PPIs include omeprazole (Prilosec, Zegerid), lansoprazole (Prevacid), pantoprazole (Protonix), rabeprazole (Aciphex), and esomeprazole (Nexium), which are available by prescription. Omeprazole and lansoprazole also come in over-the-counter strength. PPIs are more effective than H2 blockers and can relieve symptoms and heal the esophageal lining in most people with GERD. Health care providers most commonly prescribe PPIs for long-term management of GERD. However, studies show people who take PPIs long term or in high doses are more likely to have hip, wrist, and spinal fractures. People should take these medications on an empty stomach in order for stomach acid to activate them.
Prokinetics, which include bethanechol (Urecholine) and metoclopramide (Reglan), help make the stomach empty faster. However, both bethanechol and metoclopramide have side effects that often limit their use, including nausea, diarrhea, tiredness, depression, anxiety, and problems with physical movement. Prokinetics can interact with other medications, so people taking prokinetic agents should tell their health care provider about all medications they are taking.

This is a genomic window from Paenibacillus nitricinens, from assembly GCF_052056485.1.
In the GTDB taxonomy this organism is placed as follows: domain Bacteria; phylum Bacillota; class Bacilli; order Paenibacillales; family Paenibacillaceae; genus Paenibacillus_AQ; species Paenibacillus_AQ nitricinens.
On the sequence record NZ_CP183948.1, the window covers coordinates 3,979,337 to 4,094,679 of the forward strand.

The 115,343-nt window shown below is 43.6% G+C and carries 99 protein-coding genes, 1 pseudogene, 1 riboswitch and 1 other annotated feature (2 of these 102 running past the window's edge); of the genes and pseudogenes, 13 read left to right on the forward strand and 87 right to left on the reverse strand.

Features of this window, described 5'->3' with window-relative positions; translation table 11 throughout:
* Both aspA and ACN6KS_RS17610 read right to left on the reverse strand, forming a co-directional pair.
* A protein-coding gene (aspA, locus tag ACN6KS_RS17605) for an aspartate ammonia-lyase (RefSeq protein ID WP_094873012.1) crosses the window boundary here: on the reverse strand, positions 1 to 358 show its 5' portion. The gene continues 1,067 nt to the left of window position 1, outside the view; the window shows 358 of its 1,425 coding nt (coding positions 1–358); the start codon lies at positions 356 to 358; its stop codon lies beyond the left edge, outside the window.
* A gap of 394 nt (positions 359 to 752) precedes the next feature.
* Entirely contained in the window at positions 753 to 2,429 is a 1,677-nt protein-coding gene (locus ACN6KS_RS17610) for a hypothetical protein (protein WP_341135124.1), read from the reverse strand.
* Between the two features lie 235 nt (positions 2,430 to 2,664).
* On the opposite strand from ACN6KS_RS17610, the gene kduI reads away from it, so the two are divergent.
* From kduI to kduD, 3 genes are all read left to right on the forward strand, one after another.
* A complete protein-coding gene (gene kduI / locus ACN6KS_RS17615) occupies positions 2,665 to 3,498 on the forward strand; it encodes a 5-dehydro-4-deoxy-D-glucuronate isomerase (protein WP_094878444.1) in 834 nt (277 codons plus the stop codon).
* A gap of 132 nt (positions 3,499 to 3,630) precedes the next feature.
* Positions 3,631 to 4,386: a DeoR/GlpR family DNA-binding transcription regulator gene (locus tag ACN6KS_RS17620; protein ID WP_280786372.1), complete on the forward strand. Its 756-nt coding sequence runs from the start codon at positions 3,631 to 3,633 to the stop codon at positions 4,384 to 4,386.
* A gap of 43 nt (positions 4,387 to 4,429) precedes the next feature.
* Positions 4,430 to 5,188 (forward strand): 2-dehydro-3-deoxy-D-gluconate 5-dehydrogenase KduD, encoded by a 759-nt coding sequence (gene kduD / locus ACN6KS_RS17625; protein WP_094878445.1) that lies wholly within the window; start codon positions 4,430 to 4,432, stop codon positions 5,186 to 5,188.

Antibiotics, including one called erythromycin, have been shown to improve gastric emptying. Erythromycin has fewer side effects than bethanechol and metoclopramide; however, like all antibiotics, it can cause diarrhea.
All of these medications work in different ways, so combinations of medications may help control symptoms. People who get heartburn after eating may take antacids and H2 blockers. The antacids neutralize stomach acid, and the H2 blockers stop acid production. By the time the antacids stop working, the H2 blockers have stopped acid production.
When a person cannot manage severe GERD symptoms through medication or lifestyle changes, a health care provider may recommend surgery. A health care provider may also recommend surgery for GERD that results from a physical abnormality or for GERD symptoms that lead to severe respiratory problems. Fundoplication is the standard surgical treatment for GERD and leads to long-term reflux control in most cases. A gastroenterologist or surgeon may also use endoscopic techniques to treat GERD. However, the success rates of endoscopic techniques are not completely known, as researchers have not tested them enough in clinical trials. People are more likely to develop complications from surgery than from medications. Anti-reflux surgery is most successful in people younger than 50.